Updated: Aug 22
As the City of Newark prepared to celebrate its 350th anniversary in 2016, Elizabeth Del Tufo, President of the Newark Preservation and Landmarks Committee and one of Newark’s best-known civic activists and ambassadors, did a presentation on the city's history at Durand-Hedden House.
Newark is the nation's third oldest city. Much of America’s history can be seen in the streets of Newark, from its founding through the years of immigration and migration, development of industry and commerce, and the unrest of the 1960s to its present role as it begins to take its place as a destination city, proud of its rich history and promising future.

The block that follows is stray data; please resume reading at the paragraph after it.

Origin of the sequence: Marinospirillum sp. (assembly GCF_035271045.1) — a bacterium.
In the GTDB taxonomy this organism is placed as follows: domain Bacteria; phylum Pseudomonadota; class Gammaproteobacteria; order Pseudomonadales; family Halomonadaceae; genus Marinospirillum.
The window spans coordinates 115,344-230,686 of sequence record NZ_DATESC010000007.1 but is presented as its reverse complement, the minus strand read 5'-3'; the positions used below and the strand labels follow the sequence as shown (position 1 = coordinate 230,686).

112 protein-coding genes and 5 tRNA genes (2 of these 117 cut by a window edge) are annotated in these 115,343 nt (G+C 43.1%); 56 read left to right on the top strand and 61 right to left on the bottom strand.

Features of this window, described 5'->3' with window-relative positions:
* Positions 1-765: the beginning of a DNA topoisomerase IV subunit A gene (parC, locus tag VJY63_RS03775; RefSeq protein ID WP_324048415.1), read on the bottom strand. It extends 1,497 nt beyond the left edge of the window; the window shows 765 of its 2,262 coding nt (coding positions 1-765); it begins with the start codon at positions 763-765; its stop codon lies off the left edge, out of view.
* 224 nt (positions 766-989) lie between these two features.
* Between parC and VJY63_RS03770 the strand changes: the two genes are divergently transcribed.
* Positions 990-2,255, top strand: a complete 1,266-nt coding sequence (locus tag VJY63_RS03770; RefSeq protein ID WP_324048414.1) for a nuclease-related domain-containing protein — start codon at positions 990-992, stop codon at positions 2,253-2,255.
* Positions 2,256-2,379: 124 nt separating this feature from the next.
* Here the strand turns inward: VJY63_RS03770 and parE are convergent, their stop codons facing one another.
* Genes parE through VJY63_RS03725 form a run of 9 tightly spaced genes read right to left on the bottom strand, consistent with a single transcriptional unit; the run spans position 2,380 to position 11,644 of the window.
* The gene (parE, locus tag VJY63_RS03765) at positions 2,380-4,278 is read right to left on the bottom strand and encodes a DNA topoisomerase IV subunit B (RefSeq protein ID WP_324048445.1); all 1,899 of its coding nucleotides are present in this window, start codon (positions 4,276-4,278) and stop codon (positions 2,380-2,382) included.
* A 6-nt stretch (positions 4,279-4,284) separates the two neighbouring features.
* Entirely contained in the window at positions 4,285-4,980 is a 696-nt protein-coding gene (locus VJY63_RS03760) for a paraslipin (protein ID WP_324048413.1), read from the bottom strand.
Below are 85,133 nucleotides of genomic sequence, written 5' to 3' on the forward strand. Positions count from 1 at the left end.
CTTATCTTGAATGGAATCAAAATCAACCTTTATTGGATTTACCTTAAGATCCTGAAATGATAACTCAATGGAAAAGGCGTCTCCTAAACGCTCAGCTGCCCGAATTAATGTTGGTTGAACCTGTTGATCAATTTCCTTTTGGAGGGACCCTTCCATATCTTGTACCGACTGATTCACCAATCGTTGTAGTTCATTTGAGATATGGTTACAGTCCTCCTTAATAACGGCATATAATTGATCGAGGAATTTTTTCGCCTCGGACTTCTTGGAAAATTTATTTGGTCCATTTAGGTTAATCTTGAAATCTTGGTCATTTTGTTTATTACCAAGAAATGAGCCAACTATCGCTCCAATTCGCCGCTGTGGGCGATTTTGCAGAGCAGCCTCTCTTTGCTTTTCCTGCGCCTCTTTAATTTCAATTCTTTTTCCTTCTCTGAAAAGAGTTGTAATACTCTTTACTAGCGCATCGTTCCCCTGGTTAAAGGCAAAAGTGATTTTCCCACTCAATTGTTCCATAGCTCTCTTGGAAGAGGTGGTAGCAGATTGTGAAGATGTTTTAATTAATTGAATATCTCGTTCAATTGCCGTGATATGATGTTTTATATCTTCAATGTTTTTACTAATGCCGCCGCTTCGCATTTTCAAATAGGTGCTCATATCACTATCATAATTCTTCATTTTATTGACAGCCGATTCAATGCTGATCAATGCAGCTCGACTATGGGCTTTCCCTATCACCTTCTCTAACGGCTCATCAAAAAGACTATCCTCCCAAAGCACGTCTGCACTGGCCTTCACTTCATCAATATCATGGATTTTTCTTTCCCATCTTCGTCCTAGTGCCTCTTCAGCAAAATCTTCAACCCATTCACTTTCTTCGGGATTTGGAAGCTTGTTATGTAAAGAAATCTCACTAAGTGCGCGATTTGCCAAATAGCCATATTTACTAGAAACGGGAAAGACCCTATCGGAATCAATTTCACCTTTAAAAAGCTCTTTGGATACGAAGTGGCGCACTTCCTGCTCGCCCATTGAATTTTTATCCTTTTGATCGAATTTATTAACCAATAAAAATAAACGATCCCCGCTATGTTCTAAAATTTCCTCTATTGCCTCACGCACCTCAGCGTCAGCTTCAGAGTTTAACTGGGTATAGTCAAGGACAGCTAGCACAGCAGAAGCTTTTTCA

Ms. Del Tufo talked about landmarks which illustrate each period, including Old First Church, Washington Park, The Ballantine House, Branch Brook Park, Forest Hill, The Rock, Newark Penn Station, Terminal One, James St. Commons, NJPAC, and Prudential Tower. There are 75 buildings on the State and National Registers and six historic districts in Newark.